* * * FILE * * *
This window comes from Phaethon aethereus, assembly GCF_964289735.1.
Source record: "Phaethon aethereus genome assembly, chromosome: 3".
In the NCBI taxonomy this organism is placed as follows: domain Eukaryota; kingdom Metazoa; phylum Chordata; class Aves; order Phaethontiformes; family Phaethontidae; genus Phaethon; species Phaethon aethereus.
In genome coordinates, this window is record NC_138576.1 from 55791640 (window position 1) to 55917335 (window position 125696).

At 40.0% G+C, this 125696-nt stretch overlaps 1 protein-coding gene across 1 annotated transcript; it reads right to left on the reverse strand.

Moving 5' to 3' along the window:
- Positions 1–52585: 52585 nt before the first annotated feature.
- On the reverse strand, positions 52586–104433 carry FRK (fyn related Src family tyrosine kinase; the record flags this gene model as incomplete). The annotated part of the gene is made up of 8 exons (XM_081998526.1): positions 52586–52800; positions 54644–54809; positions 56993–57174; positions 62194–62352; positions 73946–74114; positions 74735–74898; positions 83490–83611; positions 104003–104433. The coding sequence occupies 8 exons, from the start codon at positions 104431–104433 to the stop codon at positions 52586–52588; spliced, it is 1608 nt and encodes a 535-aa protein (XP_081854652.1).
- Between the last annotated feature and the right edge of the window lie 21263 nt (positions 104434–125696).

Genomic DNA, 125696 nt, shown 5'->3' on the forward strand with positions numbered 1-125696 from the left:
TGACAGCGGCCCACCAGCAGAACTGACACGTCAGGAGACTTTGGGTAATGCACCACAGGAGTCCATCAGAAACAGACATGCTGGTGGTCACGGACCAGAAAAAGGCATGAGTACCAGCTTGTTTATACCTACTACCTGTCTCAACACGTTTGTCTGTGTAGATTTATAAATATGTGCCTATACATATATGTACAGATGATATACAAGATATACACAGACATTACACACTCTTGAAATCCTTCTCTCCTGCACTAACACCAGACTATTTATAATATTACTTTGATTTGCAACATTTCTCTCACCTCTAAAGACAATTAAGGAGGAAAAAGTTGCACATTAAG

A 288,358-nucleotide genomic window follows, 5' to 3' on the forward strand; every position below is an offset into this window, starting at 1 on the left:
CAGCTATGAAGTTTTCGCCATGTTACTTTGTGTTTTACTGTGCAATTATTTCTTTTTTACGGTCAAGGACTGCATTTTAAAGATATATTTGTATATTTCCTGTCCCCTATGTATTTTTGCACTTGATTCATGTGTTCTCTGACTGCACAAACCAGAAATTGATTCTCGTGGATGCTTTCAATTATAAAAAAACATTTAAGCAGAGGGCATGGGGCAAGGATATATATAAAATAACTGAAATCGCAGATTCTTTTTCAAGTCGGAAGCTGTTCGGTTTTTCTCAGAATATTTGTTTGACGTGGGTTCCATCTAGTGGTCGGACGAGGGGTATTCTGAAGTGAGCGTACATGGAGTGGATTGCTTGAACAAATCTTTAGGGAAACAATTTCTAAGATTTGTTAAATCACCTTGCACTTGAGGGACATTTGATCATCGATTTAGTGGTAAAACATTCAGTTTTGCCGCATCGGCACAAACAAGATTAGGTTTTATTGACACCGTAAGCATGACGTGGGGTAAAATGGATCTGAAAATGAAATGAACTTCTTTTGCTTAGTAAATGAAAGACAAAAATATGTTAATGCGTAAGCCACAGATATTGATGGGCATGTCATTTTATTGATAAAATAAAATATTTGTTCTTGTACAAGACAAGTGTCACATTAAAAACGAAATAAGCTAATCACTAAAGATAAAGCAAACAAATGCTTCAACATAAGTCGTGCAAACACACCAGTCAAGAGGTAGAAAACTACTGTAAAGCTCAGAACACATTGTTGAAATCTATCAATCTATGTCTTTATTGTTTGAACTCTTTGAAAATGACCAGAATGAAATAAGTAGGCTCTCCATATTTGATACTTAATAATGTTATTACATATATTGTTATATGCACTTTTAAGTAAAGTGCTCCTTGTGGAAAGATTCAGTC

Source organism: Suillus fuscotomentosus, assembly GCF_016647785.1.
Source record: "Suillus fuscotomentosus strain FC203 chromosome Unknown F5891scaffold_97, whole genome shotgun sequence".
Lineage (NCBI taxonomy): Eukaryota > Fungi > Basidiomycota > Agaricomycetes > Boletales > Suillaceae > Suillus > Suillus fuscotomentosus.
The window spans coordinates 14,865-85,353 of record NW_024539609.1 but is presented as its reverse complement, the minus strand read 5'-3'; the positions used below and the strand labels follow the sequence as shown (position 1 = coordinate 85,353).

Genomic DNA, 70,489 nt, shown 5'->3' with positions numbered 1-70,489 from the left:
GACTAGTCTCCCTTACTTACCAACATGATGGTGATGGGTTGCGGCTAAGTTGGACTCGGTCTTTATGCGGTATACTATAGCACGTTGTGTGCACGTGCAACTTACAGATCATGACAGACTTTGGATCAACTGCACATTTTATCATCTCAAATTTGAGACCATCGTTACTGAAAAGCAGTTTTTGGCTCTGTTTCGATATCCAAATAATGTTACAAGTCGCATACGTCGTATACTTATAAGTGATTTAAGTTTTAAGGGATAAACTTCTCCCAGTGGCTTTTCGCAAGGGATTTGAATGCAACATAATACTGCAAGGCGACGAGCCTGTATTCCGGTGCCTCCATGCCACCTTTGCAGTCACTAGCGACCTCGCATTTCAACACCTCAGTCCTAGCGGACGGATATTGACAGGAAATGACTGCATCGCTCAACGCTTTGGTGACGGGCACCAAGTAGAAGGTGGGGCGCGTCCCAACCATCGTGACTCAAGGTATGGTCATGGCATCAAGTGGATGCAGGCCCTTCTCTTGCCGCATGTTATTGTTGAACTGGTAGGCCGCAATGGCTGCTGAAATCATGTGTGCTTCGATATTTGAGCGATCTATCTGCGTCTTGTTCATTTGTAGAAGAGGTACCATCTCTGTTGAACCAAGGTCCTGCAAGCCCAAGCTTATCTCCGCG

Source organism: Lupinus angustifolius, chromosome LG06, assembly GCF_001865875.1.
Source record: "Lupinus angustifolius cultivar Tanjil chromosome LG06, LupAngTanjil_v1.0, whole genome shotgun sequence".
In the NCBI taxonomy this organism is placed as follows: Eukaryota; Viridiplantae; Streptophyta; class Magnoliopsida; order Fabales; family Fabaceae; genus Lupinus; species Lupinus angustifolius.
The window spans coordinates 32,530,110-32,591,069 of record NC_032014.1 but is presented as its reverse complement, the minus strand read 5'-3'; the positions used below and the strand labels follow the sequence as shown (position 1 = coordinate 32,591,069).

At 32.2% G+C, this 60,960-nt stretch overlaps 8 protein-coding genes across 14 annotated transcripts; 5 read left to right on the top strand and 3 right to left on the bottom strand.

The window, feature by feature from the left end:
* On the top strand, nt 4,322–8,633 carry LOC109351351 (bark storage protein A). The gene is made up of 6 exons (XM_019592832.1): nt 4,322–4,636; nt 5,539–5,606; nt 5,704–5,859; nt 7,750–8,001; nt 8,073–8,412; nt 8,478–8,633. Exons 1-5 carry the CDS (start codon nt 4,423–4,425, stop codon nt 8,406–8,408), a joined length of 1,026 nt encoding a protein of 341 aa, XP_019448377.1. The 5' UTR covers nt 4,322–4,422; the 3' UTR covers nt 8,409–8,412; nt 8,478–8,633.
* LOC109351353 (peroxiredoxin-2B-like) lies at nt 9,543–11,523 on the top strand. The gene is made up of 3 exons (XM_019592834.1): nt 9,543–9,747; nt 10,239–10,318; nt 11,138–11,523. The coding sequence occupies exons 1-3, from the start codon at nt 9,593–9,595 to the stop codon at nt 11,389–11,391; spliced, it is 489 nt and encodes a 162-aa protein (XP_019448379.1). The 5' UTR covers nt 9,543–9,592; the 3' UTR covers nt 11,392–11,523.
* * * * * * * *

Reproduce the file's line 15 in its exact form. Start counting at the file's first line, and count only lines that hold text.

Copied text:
Source record: "Suillus fuscotomentosus strain FC203 chromosome Unknown F5891scaffold_97, whole genome shotgun sequence".